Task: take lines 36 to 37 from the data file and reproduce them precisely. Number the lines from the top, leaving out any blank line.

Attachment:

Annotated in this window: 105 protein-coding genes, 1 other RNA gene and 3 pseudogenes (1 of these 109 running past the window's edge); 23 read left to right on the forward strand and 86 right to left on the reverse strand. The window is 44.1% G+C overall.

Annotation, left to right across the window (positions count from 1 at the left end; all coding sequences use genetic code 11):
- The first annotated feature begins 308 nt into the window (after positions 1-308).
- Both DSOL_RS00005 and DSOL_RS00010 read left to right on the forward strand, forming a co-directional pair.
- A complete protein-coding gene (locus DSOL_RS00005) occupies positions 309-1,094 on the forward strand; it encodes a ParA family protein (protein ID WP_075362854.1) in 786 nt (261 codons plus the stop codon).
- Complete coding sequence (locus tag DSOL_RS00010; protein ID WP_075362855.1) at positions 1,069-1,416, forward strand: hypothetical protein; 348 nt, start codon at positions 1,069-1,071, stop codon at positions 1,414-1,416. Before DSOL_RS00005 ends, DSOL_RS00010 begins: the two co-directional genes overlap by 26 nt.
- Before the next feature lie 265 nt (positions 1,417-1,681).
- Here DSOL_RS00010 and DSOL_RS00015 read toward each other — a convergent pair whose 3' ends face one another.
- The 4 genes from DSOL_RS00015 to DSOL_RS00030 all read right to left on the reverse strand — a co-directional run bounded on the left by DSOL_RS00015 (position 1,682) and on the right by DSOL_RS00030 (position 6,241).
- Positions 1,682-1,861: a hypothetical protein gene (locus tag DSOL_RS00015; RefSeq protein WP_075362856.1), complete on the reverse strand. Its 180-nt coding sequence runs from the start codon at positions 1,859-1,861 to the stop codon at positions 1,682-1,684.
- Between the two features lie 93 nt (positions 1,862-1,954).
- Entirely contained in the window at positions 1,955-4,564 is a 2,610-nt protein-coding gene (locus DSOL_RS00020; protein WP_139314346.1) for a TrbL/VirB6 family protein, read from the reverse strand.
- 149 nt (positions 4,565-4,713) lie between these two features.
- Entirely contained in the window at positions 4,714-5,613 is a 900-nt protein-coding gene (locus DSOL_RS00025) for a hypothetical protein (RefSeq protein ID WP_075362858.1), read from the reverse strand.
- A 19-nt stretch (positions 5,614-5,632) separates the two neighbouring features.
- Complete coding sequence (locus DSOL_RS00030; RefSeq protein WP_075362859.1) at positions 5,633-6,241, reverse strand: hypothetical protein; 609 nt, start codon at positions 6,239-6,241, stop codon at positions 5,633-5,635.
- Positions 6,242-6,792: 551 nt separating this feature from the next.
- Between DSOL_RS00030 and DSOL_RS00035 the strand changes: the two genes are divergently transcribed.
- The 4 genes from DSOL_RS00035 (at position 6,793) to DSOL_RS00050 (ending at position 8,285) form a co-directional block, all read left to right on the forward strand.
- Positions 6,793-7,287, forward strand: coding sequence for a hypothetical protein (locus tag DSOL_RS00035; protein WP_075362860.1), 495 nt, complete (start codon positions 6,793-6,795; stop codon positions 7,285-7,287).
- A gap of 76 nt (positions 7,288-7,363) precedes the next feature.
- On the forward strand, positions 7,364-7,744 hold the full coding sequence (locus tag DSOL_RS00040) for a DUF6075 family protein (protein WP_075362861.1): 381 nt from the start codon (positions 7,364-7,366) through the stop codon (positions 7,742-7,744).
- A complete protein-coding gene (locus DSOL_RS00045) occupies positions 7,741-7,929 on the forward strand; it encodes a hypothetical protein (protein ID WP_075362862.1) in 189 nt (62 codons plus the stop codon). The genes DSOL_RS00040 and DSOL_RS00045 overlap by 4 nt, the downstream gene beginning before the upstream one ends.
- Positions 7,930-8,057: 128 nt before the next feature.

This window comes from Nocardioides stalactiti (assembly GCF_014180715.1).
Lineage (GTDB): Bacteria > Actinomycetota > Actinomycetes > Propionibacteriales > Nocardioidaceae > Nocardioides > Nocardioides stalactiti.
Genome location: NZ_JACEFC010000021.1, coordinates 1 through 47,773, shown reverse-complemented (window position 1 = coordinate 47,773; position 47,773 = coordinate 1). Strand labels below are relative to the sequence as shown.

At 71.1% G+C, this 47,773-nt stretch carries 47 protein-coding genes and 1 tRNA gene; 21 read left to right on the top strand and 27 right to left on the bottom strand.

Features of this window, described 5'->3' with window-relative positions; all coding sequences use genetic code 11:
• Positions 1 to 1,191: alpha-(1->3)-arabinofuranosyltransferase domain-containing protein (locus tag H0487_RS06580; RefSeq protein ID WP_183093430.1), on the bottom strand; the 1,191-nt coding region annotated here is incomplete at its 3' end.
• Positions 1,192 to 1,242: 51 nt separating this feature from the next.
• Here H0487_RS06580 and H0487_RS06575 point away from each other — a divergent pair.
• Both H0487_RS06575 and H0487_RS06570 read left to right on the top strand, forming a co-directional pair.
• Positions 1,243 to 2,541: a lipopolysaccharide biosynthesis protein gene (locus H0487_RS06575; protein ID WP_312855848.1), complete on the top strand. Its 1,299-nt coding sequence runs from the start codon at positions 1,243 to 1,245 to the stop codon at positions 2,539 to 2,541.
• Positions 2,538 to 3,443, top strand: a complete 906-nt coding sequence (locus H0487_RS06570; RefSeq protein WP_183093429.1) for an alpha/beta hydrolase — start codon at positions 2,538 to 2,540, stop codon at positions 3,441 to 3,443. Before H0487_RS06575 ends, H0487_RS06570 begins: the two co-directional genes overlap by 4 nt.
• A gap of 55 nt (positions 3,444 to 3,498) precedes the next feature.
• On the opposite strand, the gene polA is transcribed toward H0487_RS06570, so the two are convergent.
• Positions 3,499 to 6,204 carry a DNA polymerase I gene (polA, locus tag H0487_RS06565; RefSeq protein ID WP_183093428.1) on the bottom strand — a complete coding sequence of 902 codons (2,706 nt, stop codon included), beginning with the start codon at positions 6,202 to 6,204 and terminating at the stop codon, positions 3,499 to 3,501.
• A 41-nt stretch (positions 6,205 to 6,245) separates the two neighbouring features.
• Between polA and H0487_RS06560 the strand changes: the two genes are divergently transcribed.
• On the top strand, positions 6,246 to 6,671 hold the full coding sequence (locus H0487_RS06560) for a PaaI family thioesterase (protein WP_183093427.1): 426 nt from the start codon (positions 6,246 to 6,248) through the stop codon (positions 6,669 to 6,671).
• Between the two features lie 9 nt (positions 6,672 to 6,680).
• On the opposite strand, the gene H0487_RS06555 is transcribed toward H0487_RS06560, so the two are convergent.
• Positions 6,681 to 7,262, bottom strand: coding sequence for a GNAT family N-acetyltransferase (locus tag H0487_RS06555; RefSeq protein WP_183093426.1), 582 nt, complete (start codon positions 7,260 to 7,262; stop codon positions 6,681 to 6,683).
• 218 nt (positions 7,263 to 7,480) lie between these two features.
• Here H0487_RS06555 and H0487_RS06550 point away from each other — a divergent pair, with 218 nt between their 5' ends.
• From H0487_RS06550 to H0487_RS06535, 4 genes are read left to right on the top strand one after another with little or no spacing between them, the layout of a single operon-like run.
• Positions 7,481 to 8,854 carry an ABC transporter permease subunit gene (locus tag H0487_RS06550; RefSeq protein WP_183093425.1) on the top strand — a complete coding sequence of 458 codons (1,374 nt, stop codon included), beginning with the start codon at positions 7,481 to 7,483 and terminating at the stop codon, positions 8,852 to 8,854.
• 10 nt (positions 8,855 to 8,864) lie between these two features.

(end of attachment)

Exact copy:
• A gap of 55 nt (positions 3,444 to 3,498) precedes the next feature.
• On the opposite strand, the gene polA is transcribed toward H0487_RS06570, so the two are convergent.